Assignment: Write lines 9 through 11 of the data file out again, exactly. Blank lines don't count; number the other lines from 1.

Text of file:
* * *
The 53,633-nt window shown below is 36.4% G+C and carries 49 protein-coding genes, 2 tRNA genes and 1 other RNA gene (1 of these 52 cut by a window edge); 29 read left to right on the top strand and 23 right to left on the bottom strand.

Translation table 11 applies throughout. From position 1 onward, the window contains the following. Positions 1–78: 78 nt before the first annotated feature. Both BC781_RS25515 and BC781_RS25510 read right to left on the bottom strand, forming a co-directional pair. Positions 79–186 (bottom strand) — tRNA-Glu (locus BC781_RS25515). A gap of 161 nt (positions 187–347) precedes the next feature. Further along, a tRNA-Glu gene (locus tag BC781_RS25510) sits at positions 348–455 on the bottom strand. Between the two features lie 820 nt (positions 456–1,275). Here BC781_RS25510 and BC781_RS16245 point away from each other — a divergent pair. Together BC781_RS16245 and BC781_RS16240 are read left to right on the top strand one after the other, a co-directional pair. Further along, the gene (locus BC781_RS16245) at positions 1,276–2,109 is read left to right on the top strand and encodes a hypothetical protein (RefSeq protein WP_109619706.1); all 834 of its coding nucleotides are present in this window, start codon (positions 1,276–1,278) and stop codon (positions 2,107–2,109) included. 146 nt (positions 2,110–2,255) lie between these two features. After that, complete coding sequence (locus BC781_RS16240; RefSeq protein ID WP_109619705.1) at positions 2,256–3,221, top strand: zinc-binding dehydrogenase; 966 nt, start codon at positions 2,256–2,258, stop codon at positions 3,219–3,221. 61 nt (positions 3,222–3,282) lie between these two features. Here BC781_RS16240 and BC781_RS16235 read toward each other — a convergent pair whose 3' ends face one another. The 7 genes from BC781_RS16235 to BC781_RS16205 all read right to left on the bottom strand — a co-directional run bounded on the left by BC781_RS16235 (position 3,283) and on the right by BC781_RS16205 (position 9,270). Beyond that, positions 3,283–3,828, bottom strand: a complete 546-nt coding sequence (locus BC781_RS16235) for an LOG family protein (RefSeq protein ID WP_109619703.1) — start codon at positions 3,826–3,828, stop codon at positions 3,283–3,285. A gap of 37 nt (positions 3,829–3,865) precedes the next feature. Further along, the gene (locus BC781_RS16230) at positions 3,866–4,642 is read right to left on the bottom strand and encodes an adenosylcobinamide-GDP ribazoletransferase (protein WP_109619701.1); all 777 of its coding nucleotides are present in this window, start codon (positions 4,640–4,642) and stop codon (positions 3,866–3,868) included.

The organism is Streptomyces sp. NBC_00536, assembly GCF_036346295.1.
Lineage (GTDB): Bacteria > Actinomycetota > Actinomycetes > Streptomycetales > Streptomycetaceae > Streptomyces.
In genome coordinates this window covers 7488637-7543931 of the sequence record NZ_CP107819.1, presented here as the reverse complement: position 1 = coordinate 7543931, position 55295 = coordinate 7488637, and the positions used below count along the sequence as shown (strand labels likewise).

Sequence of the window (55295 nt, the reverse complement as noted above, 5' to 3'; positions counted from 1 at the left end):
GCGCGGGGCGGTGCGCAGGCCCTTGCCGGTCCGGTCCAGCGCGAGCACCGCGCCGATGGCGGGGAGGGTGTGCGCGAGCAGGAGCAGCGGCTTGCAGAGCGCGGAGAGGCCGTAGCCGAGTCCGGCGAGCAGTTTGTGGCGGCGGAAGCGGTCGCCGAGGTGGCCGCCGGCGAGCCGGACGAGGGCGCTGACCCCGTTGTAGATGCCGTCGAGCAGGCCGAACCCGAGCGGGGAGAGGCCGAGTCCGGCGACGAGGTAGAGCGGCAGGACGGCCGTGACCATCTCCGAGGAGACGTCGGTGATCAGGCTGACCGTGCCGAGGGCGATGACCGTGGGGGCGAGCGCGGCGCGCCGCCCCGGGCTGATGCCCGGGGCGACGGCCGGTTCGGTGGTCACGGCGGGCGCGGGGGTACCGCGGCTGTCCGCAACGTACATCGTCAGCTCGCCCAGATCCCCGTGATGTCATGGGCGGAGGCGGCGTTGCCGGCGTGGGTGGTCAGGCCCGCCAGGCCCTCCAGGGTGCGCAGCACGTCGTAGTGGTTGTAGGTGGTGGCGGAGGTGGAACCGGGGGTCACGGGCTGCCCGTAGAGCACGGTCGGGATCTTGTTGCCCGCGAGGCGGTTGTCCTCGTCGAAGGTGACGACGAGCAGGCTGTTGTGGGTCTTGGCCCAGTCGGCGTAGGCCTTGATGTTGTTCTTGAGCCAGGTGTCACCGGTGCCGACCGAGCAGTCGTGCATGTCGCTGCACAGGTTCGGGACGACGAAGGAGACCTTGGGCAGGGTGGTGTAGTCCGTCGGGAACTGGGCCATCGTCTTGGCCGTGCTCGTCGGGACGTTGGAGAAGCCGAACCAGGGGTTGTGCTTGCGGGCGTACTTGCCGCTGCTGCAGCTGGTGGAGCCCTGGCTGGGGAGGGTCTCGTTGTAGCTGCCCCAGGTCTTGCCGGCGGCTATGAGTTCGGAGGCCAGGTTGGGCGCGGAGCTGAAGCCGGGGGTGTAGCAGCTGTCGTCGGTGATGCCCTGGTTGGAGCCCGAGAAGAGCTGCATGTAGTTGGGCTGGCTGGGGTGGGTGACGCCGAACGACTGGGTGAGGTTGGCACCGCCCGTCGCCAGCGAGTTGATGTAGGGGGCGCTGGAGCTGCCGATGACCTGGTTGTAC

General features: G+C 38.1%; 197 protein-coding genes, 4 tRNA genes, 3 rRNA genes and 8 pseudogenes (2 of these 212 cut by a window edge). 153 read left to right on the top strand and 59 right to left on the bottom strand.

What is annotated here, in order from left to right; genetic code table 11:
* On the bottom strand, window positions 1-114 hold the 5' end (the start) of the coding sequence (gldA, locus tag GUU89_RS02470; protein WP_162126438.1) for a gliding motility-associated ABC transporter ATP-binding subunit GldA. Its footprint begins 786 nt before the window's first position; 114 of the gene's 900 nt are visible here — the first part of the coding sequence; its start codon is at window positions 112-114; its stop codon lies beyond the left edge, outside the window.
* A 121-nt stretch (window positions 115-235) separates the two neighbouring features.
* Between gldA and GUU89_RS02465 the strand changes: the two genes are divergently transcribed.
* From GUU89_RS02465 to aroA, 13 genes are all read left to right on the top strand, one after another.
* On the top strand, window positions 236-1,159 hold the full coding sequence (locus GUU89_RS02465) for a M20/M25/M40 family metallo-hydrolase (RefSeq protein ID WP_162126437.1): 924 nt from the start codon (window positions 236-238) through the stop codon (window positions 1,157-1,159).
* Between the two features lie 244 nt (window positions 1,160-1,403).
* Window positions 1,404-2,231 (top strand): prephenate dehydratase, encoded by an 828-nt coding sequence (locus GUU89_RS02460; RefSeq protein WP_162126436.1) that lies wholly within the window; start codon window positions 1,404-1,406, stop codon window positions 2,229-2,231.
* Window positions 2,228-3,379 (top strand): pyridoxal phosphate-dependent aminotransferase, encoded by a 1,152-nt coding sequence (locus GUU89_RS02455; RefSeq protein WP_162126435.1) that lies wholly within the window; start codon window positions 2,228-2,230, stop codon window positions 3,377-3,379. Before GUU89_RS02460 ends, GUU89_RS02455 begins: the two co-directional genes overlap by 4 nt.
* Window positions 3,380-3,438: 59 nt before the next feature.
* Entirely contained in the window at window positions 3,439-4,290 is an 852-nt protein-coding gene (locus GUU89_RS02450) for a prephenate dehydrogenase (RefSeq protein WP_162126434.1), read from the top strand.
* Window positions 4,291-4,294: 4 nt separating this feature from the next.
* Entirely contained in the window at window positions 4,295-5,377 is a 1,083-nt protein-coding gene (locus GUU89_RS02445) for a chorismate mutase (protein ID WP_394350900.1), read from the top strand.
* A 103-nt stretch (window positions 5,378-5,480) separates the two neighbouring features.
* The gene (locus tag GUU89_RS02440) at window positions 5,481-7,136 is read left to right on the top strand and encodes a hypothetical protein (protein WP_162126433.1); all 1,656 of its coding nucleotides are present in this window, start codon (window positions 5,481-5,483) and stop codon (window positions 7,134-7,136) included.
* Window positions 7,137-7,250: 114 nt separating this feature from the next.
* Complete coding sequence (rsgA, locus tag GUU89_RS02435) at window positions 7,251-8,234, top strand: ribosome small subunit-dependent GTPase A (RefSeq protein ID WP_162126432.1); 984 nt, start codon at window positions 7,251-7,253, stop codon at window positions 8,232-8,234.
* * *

What is annotated here, in order from left to right; genetic code table 11:
* On the bottom strand, window positions 1-114 hold the 5' end (the start) of the coding sequence (gldA, locus tag GUU89_RS02470; protein WP_162126438.1) for a gliding motility-associated ABC transporter ATP-binding subunit GldA. Its footprint begins 786 nt before the window's first position; 114 of the gene's 900 nt are visible here — the first part of the coding sequence; its start codon is at window positions 112-114; its stop codon lies beyond the left edge, outside the window.
* A 121-nt stretch (window positions 115-235) separates the two neighbouring features.